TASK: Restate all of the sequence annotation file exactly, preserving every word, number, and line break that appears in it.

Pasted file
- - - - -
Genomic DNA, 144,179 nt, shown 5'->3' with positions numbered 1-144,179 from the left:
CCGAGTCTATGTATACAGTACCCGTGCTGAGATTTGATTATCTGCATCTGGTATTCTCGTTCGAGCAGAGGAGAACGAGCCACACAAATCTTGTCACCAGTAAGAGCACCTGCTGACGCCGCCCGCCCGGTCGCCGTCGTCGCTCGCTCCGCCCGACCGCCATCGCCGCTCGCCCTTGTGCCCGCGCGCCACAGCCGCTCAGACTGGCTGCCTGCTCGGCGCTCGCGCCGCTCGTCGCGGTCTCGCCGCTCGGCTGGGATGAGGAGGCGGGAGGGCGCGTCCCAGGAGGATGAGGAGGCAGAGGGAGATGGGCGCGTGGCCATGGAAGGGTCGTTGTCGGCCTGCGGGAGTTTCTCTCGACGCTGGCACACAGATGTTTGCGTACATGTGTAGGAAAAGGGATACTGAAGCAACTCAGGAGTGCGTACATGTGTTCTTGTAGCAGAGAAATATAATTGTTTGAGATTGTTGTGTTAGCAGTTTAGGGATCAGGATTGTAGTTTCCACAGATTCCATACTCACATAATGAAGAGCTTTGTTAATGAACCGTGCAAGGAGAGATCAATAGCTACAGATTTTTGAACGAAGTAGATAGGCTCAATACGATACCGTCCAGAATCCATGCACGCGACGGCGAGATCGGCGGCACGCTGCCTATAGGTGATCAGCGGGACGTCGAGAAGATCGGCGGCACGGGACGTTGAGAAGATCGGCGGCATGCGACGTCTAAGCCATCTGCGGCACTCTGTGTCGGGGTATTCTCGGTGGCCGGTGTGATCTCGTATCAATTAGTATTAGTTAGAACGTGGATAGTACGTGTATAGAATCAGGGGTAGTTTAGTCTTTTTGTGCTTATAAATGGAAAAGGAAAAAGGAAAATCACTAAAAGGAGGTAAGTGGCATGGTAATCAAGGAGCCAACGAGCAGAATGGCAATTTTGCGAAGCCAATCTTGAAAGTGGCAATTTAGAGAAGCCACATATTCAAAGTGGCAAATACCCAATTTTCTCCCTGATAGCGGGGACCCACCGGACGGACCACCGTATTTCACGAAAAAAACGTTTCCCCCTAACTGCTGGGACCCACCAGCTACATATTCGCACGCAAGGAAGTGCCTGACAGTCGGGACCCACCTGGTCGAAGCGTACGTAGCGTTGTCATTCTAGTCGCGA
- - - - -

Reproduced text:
Genomic DNA, 144,179 nt, shown 5'->3' with positions numbered 1-144,179 from the left:
CCGAGTCTATGTATACAGTACCCGTGCTGAGATTTGATTATCTGCATCTGGTATTCTCGTTCGAGCAGAGGAGAACGAGCCACACAAATCTTGTCACCAGTAAGAGCACCTGCTGACGCCGCCCGCCCGGTCGCCGTCGTCGCTCGCTCCGCCCGACCGCCATCGCCGCTCGCCCTTGTGCCCGCGCGCCACAGCCGCTCAGACTGGCTGCCTGCTCGGCGCTCGCGCCGCTCGTCGCGGTCTCGCCGCTCGGCTGGGATGAGGAGGCGGGAGGGCGCGTCCCAGGAGGATGAGGAGGCAGAGGGAGATGGGCGCGTGGCCATGGAAGGGTCGTTGTCGGCCTGCGGGAGTTTCTCTCGACGCTGGCACACAGATGTTTGCGTACATGTGTAGGAAAAGGGATACTGAAGCAACTCAGGAGTGCGTACATGTGTTCTTGTAGCAGAGAAATATAATTGTTTGAGATTGTTGTGTTAGCAGTTTAGGGATCAGGATTGTAGTTTCCACAGATTCCATACTCACATAATGAAGAGCTTTGTTAATGAACCGTGCAAGGAGAGATCAATAGCTACAGATTTTTGAACGAAGTAGATAGGCTCAATACGATACCGTCCAGAATCCATGCACGCGACGGCGAGATCGGCGGCACGCTGCCTATAGGTGATCAGCGGGACGTCGAGAAGATCGGCGGCACGGGACGTTGAGAAGATCGGCGGCATGCGACGTCTAAGCCATCTGCGGCACTCTGTGTCGGGGTATTCTCGGTGGCCGGTGTGATCTCGTATCAATTAGTATTAGTTAGAACGTGGATAGTACGTGTATAGAATCAGGGGTAGTTTAGTCTTTTTGTGCTTATAAATGGAAAAGGAAAAAGGAAAATCACTAAAAGGAGGTAAGTGGCATGGTAATCAAGGAGCCAACGAGCAGAATGGCAATTTTGCGAAGCCAATCTTGAAAGTGGCAATTTAGAGAAGCCACATATTCAAAGTGGCAAATACCCAATTTTCTCCCTGATAGCGGGGACCCACCGGACGGACCACCGTATTTCACGAAAAAAACGTTTCCCCCTAACTGCTGGGACCCACCAGCTACATATTCGCACGCAAGGAAGTGCCTGACAGTCGGGACCCACCTGGTCGAAGCGTACGTAGCGTTGTCATTCTAGTCGCGA